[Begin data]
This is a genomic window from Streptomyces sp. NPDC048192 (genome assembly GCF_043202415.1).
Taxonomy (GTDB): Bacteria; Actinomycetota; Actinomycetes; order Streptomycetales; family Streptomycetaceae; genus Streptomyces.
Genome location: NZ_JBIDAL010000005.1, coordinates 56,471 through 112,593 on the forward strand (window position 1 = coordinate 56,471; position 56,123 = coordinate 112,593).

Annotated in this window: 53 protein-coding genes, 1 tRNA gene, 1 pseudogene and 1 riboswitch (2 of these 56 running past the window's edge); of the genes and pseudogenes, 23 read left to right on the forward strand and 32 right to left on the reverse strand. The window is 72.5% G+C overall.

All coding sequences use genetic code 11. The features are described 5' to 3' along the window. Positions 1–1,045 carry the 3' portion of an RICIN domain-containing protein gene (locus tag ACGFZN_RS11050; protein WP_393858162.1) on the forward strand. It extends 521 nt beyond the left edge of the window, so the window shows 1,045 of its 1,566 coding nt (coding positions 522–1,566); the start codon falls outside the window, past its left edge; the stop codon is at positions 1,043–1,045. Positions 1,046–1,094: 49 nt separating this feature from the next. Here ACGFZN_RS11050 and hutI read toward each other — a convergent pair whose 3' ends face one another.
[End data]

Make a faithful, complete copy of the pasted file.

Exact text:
This is a genomic window from Streptomyces sp. NPDC048192 (genome assembly GCF_043202415.1).
Taxonomy (GTDB): Bacteria; Actinomycetota; Actinomycetes; order Streptomycetales; family Streptomycetaceae; genus Streptomyces.
Genome location: NZ_JBIDAL010000005.1, coordinates 56,471 through 112,593 on the forward strand (window position 1 = coordinate 56,471; position 56,123 = coordinate 112,593).

Annotated in this window: 53 protein-coding genes, 1 tRNA gene, 1 pseudogene and 1 riboswitch (2 of these 56 running past the window's edge); of the genes and pseudogenes, 23 read left to right on the forward strand and 32 right to left on the reverse strand. The window is 72.5% G+C overall.

All coding sequences use genetic code 11. The features are described 5' to 3' along the window. Positions 1–1,045 carry the 3' portion of an RICIN domain-containing protein gene (locus tag ACGFZN_RS11050; protein WP_393858162.1) on the forward strand. It extends 521 nt beyond the left edge of the window, so the window shows 1,045 of its 1,566 coding nt (coding positions 522–1,566); the start codon falls outside the window, past its left edge; the stop codon is at positions 1,043–1,045. Positions 1,046–1,094: 49 nt separating this feature from the next. Here ACGFZN_RS11050 and hutI read toward each other — a convergent pair whose 3' ends face one another.